Two self-radicalised S’poreans released from ISA detention in July after making ‘good progress’, Latest Singapore News - The New Paper

Two self-radicalised S’poreans released from ISA detention in July after making ‘good progress’

Two self-radicalised Singaporeans detained under the Internal Security Act (ISA) were released in July after showing “good progress” in their rehabilitation, said the Internal Security Department (ISD).

ISD said in a Nov 30 statement that Suderman Samikin, 51, and Mustafa Sultan Ali, 60, were assessed to no longer pose a security threat that required preventive detention. They were released on restriction orders, which limit their movements and access to the Internet.

Suderman, a former delivery assistant, was detained under the ISA in July 2019.

He became radicalised in 2013 after encountering lectures by Anwar al-Awlaki – an Al-Qaeda ideologue killed in 2011 by an American drone strike – and propaganda by the Islamic State in Iraq and Syria (ISIS), MHA said in 2019.

By 2014, he had bought into ISIS’ violent ideology, and was prepared to take up arms to fight alongside the terror group in Syria. Among other things, he became acquainted with foreign pro-ISIS elements through Facebook, and offered one of his contacts financial assistance to undertake armed violence in Syria.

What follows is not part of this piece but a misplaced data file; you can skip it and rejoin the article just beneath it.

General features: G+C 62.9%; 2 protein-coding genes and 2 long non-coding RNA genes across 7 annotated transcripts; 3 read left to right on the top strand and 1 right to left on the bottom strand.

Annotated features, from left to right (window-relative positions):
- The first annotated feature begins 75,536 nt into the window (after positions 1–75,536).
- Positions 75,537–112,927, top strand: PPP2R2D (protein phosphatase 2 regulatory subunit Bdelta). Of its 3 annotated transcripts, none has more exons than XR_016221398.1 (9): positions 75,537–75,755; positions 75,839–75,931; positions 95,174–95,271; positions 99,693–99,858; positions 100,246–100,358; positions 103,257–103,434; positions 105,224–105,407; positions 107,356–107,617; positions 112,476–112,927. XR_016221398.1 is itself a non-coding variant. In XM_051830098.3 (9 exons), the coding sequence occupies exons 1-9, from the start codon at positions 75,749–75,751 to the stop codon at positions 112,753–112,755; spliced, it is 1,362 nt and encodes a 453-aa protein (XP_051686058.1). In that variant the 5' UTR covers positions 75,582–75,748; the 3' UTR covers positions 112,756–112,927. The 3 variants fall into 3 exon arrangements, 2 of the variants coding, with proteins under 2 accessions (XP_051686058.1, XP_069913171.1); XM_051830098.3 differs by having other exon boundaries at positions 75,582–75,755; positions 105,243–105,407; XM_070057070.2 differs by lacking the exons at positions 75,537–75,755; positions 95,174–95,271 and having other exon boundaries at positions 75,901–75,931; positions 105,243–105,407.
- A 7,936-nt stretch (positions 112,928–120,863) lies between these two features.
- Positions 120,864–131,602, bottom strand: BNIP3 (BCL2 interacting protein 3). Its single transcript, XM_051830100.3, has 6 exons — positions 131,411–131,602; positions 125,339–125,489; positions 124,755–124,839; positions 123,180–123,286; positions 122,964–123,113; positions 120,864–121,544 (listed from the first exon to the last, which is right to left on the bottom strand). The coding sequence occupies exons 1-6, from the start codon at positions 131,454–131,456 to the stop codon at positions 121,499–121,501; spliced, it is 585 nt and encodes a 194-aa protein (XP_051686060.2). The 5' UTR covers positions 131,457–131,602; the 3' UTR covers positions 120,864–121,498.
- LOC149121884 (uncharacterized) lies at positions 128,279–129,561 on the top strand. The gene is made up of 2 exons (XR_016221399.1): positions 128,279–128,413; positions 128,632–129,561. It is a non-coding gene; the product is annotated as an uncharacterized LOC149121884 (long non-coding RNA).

After he was jailed in July 2014 for drug consumption, he continued to harbour intentions to join ISIS, and was arrested under the ISA upon his release from prison.

Mustafa was detained under the ISA in July 2015 after he was arrested in Turkey and deported. He was the first Singaporean to be arrested abroad for trying to join ISIS.

Investigations showed that Mustafa had been deeply radicalised by the terrorist ideology of ISIS and other radical ideologues he had come across online, said MHA in a 2015 statement.

Mustafa also said he was prepared to carry out ISIS-directed terrorist attacks against Western establishments in Singapore.

Separately, ISD said restriction orders against four other Singaporeans were allowed to lapse upon their expiry between March and September 2023 as they had also shown “good progress” in their rehabilitation.

They are:

  • Mohamed Fairuz Junaidi, 43, who supported ISIS and had considered travelling to Syria to join the group;
  • Syaikhah Izzah Zahrah Al Ansari, 28, who supported ISIS and was prepared to undergo training and engage in armed combat with ISIS in Syria;
  • Amiruddin Sawir, 60, who was involved in the armed conflict in Yemen when he was studying there between 2013 and 2015; and
  • Abu Thalha Samad, 32, a former Jemaah Islamiyah member who was detained in September 2017 following his deportation from a regional country.